The Small Business Adminstration was founded in 1953 and primarily serves to counsel, assist, and protect the interests of small businesses. It's a government agency, but as formed partnerships with other public and private organizations in order to deliver as many services as possible. One such service is providing loans to for small businesses in the US, Puerto Rico, Virgin Islands, and Guam. Loans are provided through SBA approved lenders throughout the US and are very similar to any other business loan, save that they are guaranteed by the SBA. Let's look at just one aspect of the SBA loan program today: interest rates.
Interest rates on an SBA loan can be fixed or variable and are based on the current Prime Rate (which is a set rate based partly on the Fed Fund Rate and is standard across all lending institutions). Other requirements for interest rates are:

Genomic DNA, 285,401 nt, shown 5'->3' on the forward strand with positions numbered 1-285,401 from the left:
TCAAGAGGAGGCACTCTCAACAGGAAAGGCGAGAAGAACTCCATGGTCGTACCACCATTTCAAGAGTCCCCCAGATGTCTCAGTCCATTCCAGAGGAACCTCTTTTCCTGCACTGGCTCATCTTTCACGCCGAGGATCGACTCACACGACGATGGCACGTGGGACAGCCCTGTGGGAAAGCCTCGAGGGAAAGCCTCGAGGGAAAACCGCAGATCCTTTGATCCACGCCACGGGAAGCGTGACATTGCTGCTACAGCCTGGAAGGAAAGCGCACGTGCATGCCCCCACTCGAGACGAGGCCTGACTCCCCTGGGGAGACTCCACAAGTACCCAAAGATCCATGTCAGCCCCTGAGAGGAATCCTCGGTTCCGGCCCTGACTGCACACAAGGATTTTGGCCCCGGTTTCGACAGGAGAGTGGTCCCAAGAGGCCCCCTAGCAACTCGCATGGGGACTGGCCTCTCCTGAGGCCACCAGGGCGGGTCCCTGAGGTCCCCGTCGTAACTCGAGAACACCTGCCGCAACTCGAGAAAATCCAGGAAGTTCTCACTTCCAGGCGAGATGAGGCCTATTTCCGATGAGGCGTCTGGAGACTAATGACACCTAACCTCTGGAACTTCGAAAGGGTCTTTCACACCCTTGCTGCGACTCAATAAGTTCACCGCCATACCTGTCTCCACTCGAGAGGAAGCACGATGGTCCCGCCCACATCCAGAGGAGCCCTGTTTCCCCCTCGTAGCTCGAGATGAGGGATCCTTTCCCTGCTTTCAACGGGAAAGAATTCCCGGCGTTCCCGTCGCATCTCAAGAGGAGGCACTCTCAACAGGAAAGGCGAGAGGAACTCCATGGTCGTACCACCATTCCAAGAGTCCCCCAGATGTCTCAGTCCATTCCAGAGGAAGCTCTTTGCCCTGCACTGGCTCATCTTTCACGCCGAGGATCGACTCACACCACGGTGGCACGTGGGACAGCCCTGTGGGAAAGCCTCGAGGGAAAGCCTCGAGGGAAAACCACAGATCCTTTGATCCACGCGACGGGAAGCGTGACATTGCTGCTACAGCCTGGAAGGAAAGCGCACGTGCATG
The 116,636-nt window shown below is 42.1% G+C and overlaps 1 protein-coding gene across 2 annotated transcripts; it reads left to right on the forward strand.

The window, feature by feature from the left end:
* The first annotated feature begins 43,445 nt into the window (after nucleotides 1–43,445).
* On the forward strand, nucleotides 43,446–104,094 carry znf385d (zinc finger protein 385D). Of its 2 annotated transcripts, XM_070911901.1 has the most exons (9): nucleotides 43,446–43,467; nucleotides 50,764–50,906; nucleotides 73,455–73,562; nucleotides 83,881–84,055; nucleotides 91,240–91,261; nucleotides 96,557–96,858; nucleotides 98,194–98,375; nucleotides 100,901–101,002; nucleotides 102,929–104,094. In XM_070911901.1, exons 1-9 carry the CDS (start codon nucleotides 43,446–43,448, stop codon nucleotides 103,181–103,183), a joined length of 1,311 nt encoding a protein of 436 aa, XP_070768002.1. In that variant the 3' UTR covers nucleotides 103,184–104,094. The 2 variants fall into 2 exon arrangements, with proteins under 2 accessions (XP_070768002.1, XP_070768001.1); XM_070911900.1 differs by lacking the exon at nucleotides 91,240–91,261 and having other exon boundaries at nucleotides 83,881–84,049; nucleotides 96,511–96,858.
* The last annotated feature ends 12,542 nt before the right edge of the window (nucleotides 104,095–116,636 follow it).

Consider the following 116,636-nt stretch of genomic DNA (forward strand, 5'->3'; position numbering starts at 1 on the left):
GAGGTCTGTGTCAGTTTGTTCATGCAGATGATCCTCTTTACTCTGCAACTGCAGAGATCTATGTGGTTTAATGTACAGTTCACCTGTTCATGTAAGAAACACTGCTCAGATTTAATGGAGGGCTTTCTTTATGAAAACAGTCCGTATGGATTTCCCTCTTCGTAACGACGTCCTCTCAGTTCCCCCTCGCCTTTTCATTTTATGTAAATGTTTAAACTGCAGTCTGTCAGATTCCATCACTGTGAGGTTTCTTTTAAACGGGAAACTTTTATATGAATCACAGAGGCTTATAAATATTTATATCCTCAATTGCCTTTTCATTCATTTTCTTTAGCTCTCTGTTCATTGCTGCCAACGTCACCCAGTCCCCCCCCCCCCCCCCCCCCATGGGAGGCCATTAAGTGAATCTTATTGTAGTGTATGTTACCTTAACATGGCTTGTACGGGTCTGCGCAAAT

Variable rate loans are generally tied to either the lowest prime rate or the SBA optional peg rate, which is a weighted average of rates that the government pays for loans similar to the average SBA loan (the SBA optional peg rate is calculated quarterly and is published in the Federal Register). Together, the lender and borrower negotiate the additional amount which will be added to the base rate, and an adjustment period is chosen. This adjustment period determines when and at what frequency the rate will change. It must be no more than monthly and must be consistent.
Due to clear and competitive interest rates on their products and its invaluable assistance when it comes to securing a business loan itself, the SBA can be a valuable resource for any current or prospective business owner. To find out more about the SBA and its loan process, please visit www.sba.gov